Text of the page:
BLACK HOLE researches and shares an odyssey where three Black performers create a trinity of vigor, Afrofuturism, and embrace. Engulfed in an evocative soundscape of original music, sound samples, and spoken word, the dancers embark on a demanding hour-long journey in which their tenacity and grace are emphasized by cinematic video projections and stark, monochromatic lights. Mesmerizing and hauntingly magical, BLACK HOLE constitutes the final installment of Shamel Pitt’s Black Trilogy—marking the initial meeting between this choreographer and the artists of TRIBE.
Reviews and More
"The whole hourlong work ... is curiously stylish and sincere, glossily cold and tender. Always visually striking"
"These bodies are bronzed and creaturely. These are dancers of strong presence and control."
“without a doubt, one of the top ten most impactful, innovative, and simply incredibly awesome works I’ve ever been privileged to see and experience”
Know Before You Go
- Performance Location: Walker Art Center
725 Vineland Place, Minneapolis, MN 55403
- Performance Begins: 8:00 pm
- Accessibility: This event will be captioned, with other accessibility services available upon request.
- Detailed Event Information [and Streaming Access]: Find Your Event Info link on your order confirmation or check your email within 48 hours for detailed information from Northrop, U of M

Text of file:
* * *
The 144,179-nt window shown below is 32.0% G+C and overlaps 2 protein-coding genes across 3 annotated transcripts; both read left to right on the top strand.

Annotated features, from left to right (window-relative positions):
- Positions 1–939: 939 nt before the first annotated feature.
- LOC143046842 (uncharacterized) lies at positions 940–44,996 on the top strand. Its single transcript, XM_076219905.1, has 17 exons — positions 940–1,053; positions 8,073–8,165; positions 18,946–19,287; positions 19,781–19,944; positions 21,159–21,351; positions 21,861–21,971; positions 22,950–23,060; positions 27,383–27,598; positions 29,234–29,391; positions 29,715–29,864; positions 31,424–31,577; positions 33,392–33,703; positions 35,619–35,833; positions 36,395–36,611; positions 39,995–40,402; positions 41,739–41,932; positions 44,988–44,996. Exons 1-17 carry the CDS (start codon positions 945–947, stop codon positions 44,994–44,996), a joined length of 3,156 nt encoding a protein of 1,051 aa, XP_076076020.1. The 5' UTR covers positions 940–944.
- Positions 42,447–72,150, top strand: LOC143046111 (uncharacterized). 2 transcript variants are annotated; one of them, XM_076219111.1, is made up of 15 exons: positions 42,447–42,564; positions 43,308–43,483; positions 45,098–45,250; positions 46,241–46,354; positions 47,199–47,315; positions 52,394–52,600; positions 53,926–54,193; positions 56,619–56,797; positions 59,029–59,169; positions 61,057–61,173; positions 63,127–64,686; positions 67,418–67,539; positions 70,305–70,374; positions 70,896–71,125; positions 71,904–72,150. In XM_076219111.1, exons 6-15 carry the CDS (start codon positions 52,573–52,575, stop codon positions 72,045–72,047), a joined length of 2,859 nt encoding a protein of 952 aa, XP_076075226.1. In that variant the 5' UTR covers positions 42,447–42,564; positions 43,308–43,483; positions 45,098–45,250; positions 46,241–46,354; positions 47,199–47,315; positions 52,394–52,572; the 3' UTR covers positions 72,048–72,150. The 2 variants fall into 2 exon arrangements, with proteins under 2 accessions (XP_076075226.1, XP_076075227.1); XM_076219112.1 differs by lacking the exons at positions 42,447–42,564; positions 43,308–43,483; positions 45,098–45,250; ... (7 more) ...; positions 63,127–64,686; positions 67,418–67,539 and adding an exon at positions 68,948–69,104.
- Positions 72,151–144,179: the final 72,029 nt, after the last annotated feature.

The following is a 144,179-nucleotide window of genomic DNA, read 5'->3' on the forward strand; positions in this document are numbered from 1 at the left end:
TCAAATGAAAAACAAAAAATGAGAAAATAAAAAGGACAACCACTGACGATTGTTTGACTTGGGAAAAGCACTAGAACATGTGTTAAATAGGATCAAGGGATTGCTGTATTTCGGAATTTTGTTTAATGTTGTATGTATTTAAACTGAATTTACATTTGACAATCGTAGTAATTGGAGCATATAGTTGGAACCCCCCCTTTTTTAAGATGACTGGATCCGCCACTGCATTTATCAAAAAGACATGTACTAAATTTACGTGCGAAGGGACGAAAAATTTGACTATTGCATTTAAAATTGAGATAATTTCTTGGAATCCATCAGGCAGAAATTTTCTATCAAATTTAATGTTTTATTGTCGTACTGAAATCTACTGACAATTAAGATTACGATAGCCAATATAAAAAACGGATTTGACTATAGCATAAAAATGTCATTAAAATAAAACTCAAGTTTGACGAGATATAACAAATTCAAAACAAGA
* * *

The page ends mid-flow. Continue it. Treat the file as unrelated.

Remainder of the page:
If you need assistance with your tickets, please call 612-624-2345, email firstname.lastname@example.org.
Learn More - Explore These Themes
The content below derives from the Northrop Across Campus Program that supports Northrop's mission towards intersections between performing arts and education for the benefit of all participants now and for generations to come.
Find ways to make thematic connections to these suggested topics:
- Visual Art: Projection, Moving Image, Studio
- Theater Technology: Sound & Light Design
- Theater: Performance, Devising
- African & African American Studies
- Dance: Contemporary/Modern, African Diasporic
- Music: Composition
Take a deeper dive with these resources that provide additional information about the performers, the history of the artform, and the artistic process.
- Shamel Pitts—Artist Website
- TRIBE—Artist Website
- Mirelle Martins—Artist Website
- Serendipity Institute for Black Arts and Heritage Youtube - Shamel Pitts - TRIBE - BLACK HOLE - interview
- Michigan Quarterly Review - Sharing the Unspoken: An Interview with Shamel Pitts and Mirelle Martins
- The Met - Afrofuturism in the Stacks
- The New York Times - Review: An Afrofuturist Trip to the LunarverseFind in U of M Library
- Essence - A Beginner's Guide To Afrofuturism: 7 Titles To Watch And Read
- Grammy Awards - Artists Who Define Afrofuturism In Music: Sun Ra, Flying Lotus, Janelle Monae, Shabaka Hutchings & More
- Gaga Movement Language
Start a conversation about the performance, or encourage reflection, using these questions as inspiration.
Northrop and Walker Art Center will co-present BLACK HOLE – Trilogy and Triathlon, a creation by Shamel Pitts, artistic director/founder of the Brooklyn-based, Afrofuturistic arts collective, TRIBE. TRIBE’s mission is to cultivate space to create a platform for artists—most specifically artists of color—to "tell new stories and create a brighter future that is different, and shines more luminously, from its past."